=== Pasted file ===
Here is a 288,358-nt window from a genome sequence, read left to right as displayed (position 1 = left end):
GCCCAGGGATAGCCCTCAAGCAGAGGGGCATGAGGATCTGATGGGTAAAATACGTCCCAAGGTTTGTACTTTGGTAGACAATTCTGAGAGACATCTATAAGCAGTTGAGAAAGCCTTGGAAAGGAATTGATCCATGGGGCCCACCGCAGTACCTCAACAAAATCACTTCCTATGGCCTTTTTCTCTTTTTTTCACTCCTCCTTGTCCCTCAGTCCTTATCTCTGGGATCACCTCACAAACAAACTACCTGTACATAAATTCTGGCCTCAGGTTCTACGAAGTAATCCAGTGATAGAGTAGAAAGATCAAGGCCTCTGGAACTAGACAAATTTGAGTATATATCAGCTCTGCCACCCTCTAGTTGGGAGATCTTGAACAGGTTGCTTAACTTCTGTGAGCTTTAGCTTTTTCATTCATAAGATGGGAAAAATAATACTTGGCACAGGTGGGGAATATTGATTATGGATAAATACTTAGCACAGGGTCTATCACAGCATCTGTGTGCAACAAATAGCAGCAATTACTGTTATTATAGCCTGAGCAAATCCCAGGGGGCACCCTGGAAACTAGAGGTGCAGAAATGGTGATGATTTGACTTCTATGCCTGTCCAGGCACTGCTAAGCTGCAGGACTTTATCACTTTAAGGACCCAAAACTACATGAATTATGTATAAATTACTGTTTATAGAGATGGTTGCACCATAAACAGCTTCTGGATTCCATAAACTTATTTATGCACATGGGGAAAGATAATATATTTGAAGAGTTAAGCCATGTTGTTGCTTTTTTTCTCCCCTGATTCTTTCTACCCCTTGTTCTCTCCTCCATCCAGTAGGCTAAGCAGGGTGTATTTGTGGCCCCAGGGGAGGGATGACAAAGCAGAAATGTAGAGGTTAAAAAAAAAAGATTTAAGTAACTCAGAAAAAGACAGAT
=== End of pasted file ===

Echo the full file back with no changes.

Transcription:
Here is a 288,358-nt window from a genome sequence, read left to right as displayed (position 1 = left end):
GCCCAGGGATAGCCCTCAAGCAGAGGGGCATGAGGATCTGATGGGTAAAATACGTCCCAAGGTTTGTACTTTGGTAGACAATTCTGAGAGACATCTATAAGCAGTTGAGAAAGCCTTGGAAAGGAATTGATCCATGGGGCCCACCGCAGTACCTCAACAAAATCACTTCCTATGGCCTTTTTCTCTTTTTTTCACTCCTCCTTGTCCCTCAGTCCTTATCTCTGGGATCACCTCACAAACAAACTACCTGTACATAAATTCTGGCCTCAGGTTCTACGAAGTAATCCAGTGATAGAGTAGAAAGATCAAGGCCTCTGGAACTAGACAAATTTGAGTATATATCAGCTCTGCCACCCTCTAGTTGGGAGATCTTGAACAGGTTGCTTAACTTCTGTGAGCTTTAGCTTTTTCATTCATAAGATGGGAAAAATAATACTTGGCACAGGTGGGGAATATTGATTATGGATAAATACTTAGCACAGGGTCTATCACAGCATCTGTGTGCAACAAATAGCAGCAATTACTGTTATTATAGCCTGAGCAAATCCCAGGGGGCACCCTGGAAACTAGAGGTGCAGAAATGGTGATGATTTGACTTCTATGCCTGTCCAGGCACTGCTAAGCTGCAGGACTTTATCACTTTAAGGACCCAAAACTACATGAATTATGTATAAATTACTGTTTATAGAGATGGTTGCACCATAAACAGCTTCTGGATTCCATAAACTTATTTATGCACATGGGGAAAGATAATATATTTGAAGAGTTAAGCCATGTTGTTGCTTTTTTTCTCCCCTGATTCTTTCTACCCCTTGTTCTCTCCTCCATCCAGTAGGCTAAGCAGGGTGTATTTGTGGCCCCAGGGGAGGGATGACAAAGCAGAAATGTAGAGGTTAAAAAAAAAAGATTTAAGTAACTCAGAAAAAGACAGAT